Concrete, so commonly accepted in our buildings, bridges, highways and an infinite variety of other structures, is taken for granted as massive and weighty. Not necessarily so! A broad spectrum of lightweight concretes is being used today. Initially there were natural lightweight aggregates that, though durable enough, had little relative strength. Much later, aggregates processed by man were developed that were not only light in weight but also provided the strength missing from those early mixes. Because of these developments we have excellent lightweight aggregate concrete today that provides both durability and structural integrity.
EARLY ROMAN LIGHTWEIGHT CONCRETE
Volcanic aggregates of basalt, scoria, pumice and tuff were used in concrete by Roman engineers and designers. Their awareness of the differences between heavy basaltic aggregates and extremely light pumice and tuff made possible the construction of structures which were quite sophisticated. A famous example of this expertise is the Pantheon in Rome.
PORTLAND CEMENT: A TEMPORARY SETBACK FOR LIGHTWEIGHT AGGREGATES
In 1824, the English bricklayer Joseph Aspdin concocted and patented a new cement that contained pulverized raw limestone and pulverized impure siliceous materials in varying percentages. The cement was called portland cement. When the new, stronger portland cement was used, concretes made with natural lightweight aggregate were no longer as strong as those made with heavy rock and sand aggregates.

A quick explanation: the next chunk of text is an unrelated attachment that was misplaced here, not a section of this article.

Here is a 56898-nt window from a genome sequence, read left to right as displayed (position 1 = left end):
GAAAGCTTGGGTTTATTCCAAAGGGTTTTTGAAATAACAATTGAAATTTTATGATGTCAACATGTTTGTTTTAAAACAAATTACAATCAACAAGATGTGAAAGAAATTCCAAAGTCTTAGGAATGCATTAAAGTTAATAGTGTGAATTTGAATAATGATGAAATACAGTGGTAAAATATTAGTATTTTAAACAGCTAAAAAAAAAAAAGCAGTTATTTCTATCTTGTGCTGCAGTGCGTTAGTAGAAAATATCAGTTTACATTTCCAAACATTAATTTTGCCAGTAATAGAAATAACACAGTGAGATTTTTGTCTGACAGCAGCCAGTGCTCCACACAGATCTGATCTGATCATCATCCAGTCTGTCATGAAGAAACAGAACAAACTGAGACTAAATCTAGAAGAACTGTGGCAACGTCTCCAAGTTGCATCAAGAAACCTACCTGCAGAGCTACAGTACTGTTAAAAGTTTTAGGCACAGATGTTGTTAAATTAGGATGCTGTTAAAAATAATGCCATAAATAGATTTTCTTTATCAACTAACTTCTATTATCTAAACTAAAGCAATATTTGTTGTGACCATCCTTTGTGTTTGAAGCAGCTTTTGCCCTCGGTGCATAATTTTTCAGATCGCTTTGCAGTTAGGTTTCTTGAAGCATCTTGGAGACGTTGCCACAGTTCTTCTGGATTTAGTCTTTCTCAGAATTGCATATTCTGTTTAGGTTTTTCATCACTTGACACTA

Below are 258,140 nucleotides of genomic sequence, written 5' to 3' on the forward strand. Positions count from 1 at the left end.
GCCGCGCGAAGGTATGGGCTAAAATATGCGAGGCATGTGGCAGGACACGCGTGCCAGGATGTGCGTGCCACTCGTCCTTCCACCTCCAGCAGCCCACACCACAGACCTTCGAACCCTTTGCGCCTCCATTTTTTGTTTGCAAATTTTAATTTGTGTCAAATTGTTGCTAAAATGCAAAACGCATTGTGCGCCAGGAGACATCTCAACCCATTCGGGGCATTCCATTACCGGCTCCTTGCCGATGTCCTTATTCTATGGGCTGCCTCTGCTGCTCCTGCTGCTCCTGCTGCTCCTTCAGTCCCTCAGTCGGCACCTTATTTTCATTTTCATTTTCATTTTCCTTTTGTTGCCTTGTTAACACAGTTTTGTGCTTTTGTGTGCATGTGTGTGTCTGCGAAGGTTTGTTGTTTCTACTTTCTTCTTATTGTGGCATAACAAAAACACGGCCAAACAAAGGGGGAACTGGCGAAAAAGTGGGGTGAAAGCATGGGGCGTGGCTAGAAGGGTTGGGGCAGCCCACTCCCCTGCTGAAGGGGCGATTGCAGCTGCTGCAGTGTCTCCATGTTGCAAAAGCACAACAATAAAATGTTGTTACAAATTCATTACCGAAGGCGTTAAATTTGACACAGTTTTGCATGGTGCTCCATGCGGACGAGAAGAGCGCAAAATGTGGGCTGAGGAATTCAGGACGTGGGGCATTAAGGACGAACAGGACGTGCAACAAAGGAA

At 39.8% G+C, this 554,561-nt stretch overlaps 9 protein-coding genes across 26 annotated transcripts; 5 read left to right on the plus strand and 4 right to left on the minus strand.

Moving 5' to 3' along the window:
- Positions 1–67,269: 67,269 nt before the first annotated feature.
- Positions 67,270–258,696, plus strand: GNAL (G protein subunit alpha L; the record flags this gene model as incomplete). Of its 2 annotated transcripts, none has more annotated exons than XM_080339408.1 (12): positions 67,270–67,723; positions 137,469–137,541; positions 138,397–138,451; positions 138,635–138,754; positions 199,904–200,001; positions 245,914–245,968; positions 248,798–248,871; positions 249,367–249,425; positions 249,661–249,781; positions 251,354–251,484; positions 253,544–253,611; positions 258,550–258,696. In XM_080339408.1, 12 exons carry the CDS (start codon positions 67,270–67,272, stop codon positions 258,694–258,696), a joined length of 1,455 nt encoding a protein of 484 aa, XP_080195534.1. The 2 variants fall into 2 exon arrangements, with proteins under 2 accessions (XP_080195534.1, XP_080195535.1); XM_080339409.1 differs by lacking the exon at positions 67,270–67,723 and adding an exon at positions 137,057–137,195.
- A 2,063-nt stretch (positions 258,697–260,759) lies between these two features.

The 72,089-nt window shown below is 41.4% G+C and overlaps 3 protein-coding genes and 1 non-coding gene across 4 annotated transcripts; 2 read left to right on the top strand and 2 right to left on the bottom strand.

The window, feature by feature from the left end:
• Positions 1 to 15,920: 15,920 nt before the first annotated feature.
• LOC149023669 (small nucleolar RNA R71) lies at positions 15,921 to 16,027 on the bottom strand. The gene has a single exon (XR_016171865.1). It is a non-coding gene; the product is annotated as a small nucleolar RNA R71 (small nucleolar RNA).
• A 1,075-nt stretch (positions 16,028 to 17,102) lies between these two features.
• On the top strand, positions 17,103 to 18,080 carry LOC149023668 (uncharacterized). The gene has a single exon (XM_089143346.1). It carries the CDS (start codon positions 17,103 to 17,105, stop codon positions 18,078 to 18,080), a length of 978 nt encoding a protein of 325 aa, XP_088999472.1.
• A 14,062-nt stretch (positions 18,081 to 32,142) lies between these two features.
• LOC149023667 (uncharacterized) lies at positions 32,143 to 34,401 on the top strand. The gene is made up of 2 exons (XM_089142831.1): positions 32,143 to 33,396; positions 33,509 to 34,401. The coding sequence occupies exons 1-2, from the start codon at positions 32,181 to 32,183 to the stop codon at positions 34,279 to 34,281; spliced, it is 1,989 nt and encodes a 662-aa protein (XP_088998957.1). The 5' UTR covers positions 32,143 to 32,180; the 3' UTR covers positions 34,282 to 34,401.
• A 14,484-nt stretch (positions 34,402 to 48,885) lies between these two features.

MANUFACTURED LIGHTWEIGHT AGGREGATES BRING NEW STRENGTH
For centuries, brickmakers had problems with some brick bloating abnormally during the burning process because the shale expanded under high heat. Based on his considerable construction experience, Stephen J. Hayde thought this unusable, bloated lightweight material might make a good lightweight aggregate for concrete. Hayde was granted a patent for his method of producing lightweight aggregate in 1918.
Processed aggregates today include: rotary kiln expanded shales, clays and slates; sintered shales, clays and slates; cinders; pelletized or extruded fly ash; and expanded slag.